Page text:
- Paperback: 560 pages
- Publisher: Back Bay Books; Reprint edition (January 7, 2014)
- Language: English
- ISBN-10: 0316176494
- ISBN-13: 978-0316176491
- Product Dimensions: 5.5 x 1.4 x 8.2 inches
- Shipping Weight: 1 pounds (View shipping rates and policies)
- Average Customer Review: 3.7 out of 5 stars See all reviews (3,639 customer reviews)
- Amazon Best Sellers Rank: #6,196 in Books (See Top 100 in Books)
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Life After Life: A Novel Paperback – January 7, 2014
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An Amazon Best Book of the Month, April 2013: Every time Ursula Todd dies, she is born again. Each successive life is an iteration on the last, and we see how Ursula's choices affect her, those around her, and--so boldly--the fate of the 20th-century world. Most impressive is how Kate Atkinson keeps the complexity of her postmodern plotting so nimble. Life After Life approaches the universe in both the micro- and macro sense, balancing the interior lives of Ursula's friends and family with the weight of two World Wars. (How many writers can make domestic drama as compelling as the London Blitz?) Life After Life is an extraordinary feat of narrative ambition, an audacious genre-bender, and a work of literary genius. --Kevin Nguyen --This text refers to an out of print or unavailable edition of this title.
*Starred Review* In a radical departure from her Jackson Brodie mystery series, Atkinson delivers a wildly inventive novel about Ursula Todd, born in 1910 and doomed to die and be reborn over and over again. She drowns, falls off a roof, and is beaten to death by an abusive husband but is always reborn back into the same loving family, sometimes with the knowledge that allows her to escape past poor decisions, sometimes not. As Atkinson subtly delineates all the pathways a life or a country might take, she also delivers a harrowing set piece on the Blitz as Ursula, working as a warden on a rescue team, encounters horrifying tableaux encompassing mangled bodies and whole families covered in ash, preserved just like the victims of Pompeii. Alternately mournful and celebratory, deeply empathic and scathingly funny, Atkinson shows what it is like to face the horrors of war and yet still find the determination to go on, with her wholly British characters often reducing the Third Reich to “a fuss.” From her deeply human characters to her comical dialogue to her meticulous plotting, Atkinson is working at the very top of her game. An audacious, thought-provoking novel from one of our most talented writers. HIGH-DEMAND BACKSTORY: Atkinson’s publisher is pulling out all the stops in marketing her latest, which will no doubt draw in many new readers in addition to her Jackson Brodie fans. --Joanne Wilkinson --This text refers to an out of print or unavailable edition of this title.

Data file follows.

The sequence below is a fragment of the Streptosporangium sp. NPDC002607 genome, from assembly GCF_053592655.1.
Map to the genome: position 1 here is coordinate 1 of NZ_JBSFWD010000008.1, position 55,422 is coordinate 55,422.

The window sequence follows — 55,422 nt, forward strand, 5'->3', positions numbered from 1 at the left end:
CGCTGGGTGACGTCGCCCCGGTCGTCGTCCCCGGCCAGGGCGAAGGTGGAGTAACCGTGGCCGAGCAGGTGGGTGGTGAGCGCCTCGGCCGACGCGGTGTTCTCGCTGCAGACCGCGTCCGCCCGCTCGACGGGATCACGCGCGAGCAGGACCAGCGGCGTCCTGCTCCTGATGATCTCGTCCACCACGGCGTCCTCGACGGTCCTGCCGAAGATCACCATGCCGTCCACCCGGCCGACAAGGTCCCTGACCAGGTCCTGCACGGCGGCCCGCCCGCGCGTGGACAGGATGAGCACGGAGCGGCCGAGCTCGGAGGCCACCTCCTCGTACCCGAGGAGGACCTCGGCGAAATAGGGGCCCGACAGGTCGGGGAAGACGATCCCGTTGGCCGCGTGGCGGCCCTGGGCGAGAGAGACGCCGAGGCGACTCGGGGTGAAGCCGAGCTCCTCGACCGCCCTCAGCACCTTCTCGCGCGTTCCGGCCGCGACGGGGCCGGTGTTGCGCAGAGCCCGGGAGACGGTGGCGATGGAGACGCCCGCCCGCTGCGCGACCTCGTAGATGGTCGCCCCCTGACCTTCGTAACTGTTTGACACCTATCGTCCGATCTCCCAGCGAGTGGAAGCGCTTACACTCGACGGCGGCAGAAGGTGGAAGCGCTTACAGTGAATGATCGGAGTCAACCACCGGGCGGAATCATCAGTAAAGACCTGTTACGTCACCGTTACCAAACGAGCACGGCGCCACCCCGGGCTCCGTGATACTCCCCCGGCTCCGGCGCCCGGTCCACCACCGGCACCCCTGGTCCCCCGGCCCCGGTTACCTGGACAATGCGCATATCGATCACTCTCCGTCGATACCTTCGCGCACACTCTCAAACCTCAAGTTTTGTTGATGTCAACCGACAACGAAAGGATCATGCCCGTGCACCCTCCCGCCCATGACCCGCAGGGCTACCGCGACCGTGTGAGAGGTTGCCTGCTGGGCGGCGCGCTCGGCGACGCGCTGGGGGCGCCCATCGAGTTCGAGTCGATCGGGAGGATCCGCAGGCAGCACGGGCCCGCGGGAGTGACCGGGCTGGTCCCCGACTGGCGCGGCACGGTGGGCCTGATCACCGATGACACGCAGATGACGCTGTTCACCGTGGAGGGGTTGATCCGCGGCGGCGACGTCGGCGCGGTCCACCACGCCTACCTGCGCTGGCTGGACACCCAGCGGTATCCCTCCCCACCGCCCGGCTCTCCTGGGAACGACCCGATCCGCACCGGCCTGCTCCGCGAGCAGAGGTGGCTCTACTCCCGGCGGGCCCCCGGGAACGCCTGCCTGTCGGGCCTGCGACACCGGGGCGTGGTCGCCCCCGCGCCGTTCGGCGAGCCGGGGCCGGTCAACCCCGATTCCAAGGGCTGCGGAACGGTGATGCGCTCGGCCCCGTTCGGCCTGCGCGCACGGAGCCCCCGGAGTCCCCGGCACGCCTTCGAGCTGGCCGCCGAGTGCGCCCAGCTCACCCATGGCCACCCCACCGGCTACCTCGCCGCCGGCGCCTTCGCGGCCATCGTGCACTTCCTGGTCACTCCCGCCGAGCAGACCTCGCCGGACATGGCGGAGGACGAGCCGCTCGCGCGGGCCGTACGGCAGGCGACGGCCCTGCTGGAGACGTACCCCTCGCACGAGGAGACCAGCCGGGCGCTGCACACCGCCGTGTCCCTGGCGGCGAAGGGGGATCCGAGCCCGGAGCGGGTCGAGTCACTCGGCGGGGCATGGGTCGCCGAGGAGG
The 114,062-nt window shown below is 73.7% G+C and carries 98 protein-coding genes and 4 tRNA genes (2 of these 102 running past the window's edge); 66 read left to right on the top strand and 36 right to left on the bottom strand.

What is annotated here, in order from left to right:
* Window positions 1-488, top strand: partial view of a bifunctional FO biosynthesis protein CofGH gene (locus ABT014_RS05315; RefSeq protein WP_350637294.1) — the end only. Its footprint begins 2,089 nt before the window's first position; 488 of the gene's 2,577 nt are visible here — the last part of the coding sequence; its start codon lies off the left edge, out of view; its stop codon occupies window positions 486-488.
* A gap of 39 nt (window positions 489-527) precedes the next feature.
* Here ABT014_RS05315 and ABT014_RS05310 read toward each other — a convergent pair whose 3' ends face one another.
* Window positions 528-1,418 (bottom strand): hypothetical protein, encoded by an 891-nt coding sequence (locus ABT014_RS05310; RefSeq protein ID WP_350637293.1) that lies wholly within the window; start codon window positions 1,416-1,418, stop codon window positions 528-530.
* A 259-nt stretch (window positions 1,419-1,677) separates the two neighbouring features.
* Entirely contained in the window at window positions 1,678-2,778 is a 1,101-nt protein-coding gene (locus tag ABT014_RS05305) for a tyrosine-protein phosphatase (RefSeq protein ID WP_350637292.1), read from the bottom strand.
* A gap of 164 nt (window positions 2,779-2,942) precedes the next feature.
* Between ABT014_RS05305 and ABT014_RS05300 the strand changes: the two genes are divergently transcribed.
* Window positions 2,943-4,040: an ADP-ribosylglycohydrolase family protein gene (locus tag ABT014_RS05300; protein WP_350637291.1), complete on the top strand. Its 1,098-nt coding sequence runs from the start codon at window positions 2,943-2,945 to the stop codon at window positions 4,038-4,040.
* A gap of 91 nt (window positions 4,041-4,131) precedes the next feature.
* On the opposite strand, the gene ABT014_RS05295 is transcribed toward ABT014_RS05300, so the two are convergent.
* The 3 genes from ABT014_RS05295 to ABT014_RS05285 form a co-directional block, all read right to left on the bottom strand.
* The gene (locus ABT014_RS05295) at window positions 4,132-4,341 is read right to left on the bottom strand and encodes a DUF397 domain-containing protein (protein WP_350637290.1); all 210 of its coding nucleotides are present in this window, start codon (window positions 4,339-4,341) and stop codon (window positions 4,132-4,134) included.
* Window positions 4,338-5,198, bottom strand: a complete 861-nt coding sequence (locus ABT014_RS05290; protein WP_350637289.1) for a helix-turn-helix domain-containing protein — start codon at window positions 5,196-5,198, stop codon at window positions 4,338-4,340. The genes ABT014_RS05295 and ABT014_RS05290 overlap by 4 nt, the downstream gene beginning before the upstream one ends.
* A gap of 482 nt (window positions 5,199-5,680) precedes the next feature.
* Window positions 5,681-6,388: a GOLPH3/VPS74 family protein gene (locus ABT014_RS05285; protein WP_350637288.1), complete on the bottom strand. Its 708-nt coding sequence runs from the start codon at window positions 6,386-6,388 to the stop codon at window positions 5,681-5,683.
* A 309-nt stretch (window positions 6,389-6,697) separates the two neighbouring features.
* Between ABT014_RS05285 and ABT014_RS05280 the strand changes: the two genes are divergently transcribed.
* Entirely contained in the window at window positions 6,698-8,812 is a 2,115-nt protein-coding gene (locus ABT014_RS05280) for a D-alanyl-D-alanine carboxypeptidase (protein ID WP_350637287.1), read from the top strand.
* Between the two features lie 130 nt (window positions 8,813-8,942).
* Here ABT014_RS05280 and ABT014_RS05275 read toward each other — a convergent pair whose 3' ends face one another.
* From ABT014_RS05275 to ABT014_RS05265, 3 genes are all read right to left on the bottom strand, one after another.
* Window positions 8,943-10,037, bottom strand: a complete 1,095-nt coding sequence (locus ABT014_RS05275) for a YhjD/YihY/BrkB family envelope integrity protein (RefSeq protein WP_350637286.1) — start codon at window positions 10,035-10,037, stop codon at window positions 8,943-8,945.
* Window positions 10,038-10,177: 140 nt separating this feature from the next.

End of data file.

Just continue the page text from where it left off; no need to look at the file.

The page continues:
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Top Customer Reviews
The cover blurb provides a fair plot summary of the novel and I am sure other reviewers will rehash it over and over again as well, so I will spare you a plot summary here. Rather I want to remark on what makes this novel so brilliant for me - and it is not only the deep underlying philosophical and religious themes which will surely open wide this book to many interpretations - but its beautiful characters who break all stereotypes and its structure which is a masterpiece of narrative architecture.
Yes, many themes do permeate the story of Ursula Todd - everything from Plato's "Everything changes and nothing remains still," Buddhist principles of fate and reincarnation, Nietzsche's "amor fati" (Love of Fate), to Jungian explanations of "déjà vu," "synchronicity" and "collective unconsciousness," and that's just to name a few - but what really makes this novel stand out, what really makes it so amazing is how lightly, even unassumingly, and yet so impeccably Kate Atkinson treats such sophisticated and intellectual subject matter.